Loose strands of hair falling out in the shower is normal, but when hair loss exceeds the usual amount, it can be deeply upsetting. Unfortunately, this is a reality that some women with polycystic ovary syndrome (PCOS) live with daily.

With PCOS, the ovaries produce more than the normal amount of the male sex hormone androgen, resulting in numerous fluid-filled cysts in the ovaries. Symptoms of PCOS include abnormal menstruation, acne, infertility and issues with hair.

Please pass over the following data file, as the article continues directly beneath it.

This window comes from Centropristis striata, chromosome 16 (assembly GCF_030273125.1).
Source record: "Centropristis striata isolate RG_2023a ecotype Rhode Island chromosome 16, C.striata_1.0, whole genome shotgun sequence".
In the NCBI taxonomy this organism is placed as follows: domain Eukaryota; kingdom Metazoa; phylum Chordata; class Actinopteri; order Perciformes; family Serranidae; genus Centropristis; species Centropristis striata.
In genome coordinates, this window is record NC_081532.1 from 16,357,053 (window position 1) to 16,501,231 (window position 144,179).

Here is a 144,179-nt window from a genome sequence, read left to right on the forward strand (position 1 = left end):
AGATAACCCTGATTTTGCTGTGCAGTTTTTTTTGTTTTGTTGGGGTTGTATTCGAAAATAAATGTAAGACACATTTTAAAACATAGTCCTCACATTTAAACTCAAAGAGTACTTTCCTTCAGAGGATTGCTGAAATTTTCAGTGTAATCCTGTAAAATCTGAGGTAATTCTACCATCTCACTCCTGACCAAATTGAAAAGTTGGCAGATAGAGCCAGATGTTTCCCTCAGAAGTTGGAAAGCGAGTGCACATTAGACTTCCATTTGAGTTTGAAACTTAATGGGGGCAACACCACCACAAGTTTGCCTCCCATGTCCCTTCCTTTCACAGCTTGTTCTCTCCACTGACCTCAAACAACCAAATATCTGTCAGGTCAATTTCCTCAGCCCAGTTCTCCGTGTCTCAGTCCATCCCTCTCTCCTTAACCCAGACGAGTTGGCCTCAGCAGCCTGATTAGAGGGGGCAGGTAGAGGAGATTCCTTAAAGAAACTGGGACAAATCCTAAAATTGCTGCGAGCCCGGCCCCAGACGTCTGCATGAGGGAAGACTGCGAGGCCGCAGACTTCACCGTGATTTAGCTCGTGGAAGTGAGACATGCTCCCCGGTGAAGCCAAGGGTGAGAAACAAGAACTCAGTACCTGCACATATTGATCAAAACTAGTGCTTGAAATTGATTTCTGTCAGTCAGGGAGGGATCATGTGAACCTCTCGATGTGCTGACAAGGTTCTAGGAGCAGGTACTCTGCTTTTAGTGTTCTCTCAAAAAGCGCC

This hair condition, referred to as androgenic alopecia (AGA) or female-pattern hair loss (FPHL), strikes a blow to a woman's self-image and self-esteem, said Felice Gersh, M.D., an OB-GYN in Irvine, California. It is similar to male-pattern baldness and occurs in women who have PCOS or a family history of hair loss, or because of aging or certain medications. Hair loss also occurs among women with congenital adrenal hyperplasia and other conditions where an excess of male sex hormones flows through their bloodstream.

Gersh said hormonal changes such as the drop in estrogen levels during perimenopause, thyroid issues, anemia, nutritional imbalances,